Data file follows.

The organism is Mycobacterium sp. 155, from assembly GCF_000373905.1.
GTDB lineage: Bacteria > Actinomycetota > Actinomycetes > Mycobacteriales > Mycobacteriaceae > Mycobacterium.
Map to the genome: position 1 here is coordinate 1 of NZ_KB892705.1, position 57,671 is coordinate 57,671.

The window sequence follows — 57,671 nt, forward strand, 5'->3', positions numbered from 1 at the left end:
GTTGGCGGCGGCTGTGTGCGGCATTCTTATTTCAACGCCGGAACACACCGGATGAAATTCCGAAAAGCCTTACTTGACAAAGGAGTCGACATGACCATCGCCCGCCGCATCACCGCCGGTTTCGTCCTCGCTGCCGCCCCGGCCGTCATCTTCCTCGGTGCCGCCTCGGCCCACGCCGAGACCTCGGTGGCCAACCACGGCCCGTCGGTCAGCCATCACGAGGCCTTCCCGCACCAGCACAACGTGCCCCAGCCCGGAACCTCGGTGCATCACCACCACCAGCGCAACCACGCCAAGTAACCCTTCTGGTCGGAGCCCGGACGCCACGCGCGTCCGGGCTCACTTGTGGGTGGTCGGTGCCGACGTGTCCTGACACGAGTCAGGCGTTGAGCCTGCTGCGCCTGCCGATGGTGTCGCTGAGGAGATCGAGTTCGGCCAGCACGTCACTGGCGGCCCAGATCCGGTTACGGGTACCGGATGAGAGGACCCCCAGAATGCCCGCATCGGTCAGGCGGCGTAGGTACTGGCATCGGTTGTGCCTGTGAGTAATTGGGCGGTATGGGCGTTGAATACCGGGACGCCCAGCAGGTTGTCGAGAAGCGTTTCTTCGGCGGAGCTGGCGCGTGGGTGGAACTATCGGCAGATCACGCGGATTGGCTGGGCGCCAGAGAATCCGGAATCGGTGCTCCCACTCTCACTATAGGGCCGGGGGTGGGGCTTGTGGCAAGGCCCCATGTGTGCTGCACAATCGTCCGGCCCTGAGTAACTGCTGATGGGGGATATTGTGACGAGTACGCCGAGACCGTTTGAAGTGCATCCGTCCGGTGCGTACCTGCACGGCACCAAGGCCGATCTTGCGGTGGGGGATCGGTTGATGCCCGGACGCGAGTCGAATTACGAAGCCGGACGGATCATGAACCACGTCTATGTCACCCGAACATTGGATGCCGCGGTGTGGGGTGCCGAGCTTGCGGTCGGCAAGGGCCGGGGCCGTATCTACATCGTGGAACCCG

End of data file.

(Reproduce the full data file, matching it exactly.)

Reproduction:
The organism is Mycobacterium sp. 155, from assembly GCF_000373905.1.
GTDB lineage: Bacteria > Actinomycetota > Actinomycetes > Mycobacteriales > Mycobacteriaceae > Mycobacterium.
Map to the genome: position 1 here is coordinate 1 of NZ_KB892705.1, position 57,671 is coordinate 57,671.

The window sequence follows — 57,671 nt, forward strand, 5'->3', positions numbered from 1 at the left end:
GTTGGCGGCGGCTGTGTGCGGCATTCTTATTTCAACGCCGGAACACACCGGATGAAATTCCGAAAAGCCTTACTTGACAAAGGAGTCGACATGACCATCGCCCGCCGCATCACCGCCGGTTTCGTCCTCGCTGCCGCCCCGGCCGTCATCTTCCTCGGTGCCGCCTCGGCCCACGCCGAGACCTCGGTGGCCAACCACGGCCCGTCGGTCAGCCATCACGAGGCCTTCCCGCACCAGCACAACGTGCCCCAGCCCGGAACCTCGGTGCATCACCACCACCAGCGCAACCACGCCAAGTAACCCTTCTGGTCGGAGCCCGGACGCCACGCGCGTCCGGGCTCACTTGTGGGTGGTCGGTGCCGACGTGTCCTGACACGAGTCAGGCGTTGAGCCTGCTGCGCCTGCCGATGGTGTCGCTGAGGAGATCGAGTTCGGCCAGCACGTCACTGGCGGCCCAGATCCGGTTACGGGTACCGGATGAGAGGACCCCCAGAATGCCCGCATCGGTCAGGCGGCGTAGGTACTGGCATCGGTTGTGCCTGTGAGTAATTGGGCGGTATGGGCGTTGAATACCGGGACGCCCAGCAGGTTGTCGAGAAGCGTTTCTTCGGCGGAGCTGGCGCGTGGGTGGAACTATCGGCAGATCACGCGGATTGGCTGGGCGCCAGAGAATCCGGAATCGGTGCTCCCACTCTCACTATAGGGCCGGGGGTGGGGCTTGTGGCAAGGCCCCATGTGTGCTGCACAATCGTCCGGCCCTGAGTAACTGCTGATGGGGGATATTGTGACGAGTACGCCGAGACCGTTTGAAGTGCATCCGTCCGGTGCGTACCTGCACGGCACCAAGGCCGATCTTGCGGTGGGGGATCGGTTGATGCCCGGACGCGAGTCGAATTACGAAGCCGGACGGATCATGAACCACGTCTATGTCACCCGAACATTGGATGCCGCGGTGTGGGGTGCCGAGCTTGCGGTCGGCAAGGGCCGGGGCCGTATCTACATCGTGGAACCCG